Coburn, Ann. Alex and the Warrior. Oberon Books, 2004. ISBN 1840025026. Contact publisher regarding price. 78 p.
Reviewer: Rebeca Wallin
Reading Level: Intermediate
Genre: Plays; Christmas plays; Humorous plays;
Subject: Christmas--Juvenile drama; Video games--Juvenile drama; Children's plays; Drama--Reviews;
Theme: A brave man does the right thing.
Production Requirements: Fairly complicated production requirements involving sets, lights, sound, and costumes. Requires large frame and a snowstorm.
Run Time: 75-90 minutes
Cast: 4 male, 1 female
Time Period: Present day
The play begins with a young boy named Alex, whose grandfather is in the hospital. Due to the recent death of his father, the hospitalization upsets Alex so much that he refuses to go with his mother for a visit. He finds solace in his favorite video game, involving a Warrior and evil villains called Skarg. He wishes that the Warrior could come help him rescue his grandfather from the hospital. Since it is Christmas Eve, this wish comes true, and the Warrior comes out of the screen to help him. They leave for the hospital and are secretly followed by two Skarg intent on capturing them. Through various adventures Alex and the Warrior trick the Skarg, and the Warrior returns with them into the screen. Along the way Alex realizes, with the help of Warrior, that rescuing his grandfather from the hospital may not be the best plan. The script is full of theatrical conventions, some work well and some do not. A large frame upstage works well, representing several things, including the screen that the video game characters come out of. The oft repeated image of a snow globe with a father and son building a snowman inside it is successfully used to portray the relationship between Alex and his father. In the show, Alex has a pet cat who can speak to the audience but not to the actors. The cat speaks in rhyming couplets, which is more forced and distracting than successful. Most of the jokes involving the Skarg are not funny. This play would probably appeal most to young boys who enjoy video games.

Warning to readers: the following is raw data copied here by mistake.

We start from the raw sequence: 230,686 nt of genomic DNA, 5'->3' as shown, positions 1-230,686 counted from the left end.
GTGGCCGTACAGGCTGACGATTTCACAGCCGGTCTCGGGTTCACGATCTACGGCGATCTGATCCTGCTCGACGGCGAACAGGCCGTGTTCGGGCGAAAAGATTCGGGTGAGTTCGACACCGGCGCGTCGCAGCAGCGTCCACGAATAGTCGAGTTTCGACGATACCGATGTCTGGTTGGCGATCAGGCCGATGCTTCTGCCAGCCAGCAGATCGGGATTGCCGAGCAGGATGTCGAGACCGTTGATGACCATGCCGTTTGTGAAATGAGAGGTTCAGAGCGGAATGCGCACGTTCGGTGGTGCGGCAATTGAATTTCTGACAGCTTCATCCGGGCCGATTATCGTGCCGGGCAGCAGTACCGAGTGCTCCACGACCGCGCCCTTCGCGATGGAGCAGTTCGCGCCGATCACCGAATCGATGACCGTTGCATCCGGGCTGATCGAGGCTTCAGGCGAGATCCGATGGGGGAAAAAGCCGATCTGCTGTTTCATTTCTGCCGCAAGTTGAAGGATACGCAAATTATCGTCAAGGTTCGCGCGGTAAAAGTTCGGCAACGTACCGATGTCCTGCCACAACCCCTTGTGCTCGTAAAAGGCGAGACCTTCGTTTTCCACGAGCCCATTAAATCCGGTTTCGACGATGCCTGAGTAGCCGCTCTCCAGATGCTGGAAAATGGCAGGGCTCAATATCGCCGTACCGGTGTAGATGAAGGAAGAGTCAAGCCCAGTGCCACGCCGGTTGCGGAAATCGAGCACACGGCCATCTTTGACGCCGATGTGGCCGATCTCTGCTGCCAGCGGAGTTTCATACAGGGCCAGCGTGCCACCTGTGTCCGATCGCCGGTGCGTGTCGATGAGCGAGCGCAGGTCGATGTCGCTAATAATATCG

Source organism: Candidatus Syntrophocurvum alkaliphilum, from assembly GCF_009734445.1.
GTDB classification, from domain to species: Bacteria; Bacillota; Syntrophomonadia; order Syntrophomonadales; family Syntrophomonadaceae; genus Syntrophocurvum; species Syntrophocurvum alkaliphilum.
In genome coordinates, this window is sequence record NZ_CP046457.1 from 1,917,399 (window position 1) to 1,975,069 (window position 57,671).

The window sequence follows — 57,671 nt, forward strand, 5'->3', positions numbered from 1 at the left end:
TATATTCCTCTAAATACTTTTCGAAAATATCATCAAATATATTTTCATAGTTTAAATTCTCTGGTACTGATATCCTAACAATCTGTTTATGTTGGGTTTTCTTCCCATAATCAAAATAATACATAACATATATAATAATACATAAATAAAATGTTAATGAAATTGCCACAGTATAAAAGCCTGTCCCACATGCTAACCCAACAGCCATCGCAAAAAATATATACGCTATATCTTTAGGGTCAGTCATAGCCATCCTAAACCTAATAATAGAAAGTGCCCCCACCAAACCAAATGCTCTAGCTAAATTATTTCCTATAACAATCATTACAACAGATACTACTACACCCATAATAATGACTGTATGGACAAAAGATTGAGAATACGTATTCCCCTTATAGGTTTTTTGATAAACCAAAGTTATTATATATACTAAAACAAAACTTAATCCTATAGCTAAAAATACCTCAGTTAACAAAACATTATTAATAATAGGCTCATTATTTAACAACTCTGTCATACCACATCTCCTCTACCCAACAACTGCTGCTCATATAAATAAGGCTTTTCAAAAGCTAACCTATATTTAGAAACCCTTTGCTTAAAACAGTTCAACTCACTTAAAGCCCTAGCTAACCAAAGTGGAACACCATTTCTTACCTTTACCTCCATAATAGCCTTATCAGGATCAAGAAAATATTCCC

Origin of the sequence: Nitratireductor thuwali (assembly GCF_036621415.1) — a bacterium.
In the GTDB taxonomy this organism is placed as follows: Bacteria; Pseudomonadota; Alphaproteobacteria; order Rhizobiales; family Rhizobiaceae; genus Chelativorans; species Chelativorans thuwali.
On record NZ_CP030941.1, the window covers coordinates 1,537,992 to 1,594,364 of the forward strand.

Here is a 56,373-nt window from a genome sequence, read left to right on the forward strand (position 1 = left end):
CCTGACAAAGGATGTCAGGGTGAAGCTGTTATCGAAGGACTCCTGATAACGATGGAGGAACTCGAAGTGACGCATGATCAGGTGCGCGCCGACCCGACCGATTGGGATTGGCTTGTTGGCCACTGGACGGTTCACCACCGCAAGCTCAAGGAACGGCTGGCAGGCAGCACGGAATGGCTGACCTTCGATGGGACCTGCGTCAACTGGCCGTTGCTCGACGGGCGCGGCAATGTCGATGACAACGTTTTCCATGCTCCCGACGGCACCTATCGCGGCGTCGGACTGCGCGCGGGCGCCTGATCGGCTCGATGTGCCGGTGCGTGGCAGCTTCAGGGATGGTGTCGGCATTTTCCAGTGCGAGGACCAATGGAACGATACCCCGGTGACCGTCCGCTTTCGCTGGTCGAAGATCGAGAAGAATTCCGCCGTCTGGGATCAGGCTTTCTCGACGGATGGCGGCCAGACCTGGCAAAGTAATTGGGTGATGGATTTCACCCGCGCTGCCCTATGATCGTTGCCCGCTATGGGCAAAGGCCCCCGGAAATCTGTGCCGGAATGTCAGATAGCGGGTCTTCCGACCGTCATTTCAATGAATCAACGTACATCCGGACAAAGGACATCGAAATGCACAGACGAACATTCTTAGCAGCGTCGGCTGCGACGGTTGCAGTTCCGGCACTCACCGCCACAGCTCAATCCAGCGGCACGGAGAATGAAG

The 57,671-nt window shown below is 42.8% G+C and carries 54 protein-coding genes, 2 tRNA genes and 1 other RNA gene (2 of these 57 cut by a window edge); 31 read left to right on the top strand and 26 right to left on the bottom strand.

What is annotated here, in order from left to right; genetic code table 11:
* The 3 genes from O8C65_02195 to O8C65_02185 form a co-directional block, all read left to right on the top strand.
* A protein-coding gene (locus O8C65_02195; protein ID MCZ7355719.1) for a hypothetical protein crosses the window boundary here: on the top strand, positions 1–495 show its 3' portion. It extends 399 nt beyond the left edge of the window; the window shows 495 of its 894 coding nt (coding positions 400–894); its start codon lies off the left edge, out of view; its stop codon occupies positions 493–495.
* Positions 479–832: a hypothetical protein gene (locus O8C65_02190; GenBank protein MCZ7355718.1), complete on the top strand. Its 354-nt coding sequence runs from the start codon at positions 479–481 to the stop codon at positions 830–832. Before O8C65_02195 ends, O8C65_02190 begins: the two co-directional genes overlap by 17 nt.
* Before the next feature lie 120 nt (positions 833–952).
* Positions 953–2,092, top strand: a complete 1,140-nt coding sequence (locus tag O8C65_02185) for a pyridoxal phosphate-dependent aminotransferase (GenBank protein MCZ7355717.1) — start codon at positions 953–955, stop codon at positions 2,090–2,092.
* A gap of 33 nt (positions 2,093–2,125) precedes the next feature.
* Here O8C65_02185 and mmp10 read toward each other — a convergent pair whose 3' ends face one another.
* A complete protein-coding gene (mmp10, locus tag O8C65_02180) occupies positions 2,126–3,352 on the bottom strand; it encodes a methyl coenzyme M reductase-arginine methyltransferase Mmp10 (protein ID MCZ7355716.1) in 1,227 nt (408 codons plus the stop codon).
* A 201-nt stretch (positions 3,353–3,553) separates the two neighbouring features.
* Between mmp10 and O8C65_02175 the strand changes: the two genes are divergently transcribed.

Volume 30, no. 5 (May/June 2010)
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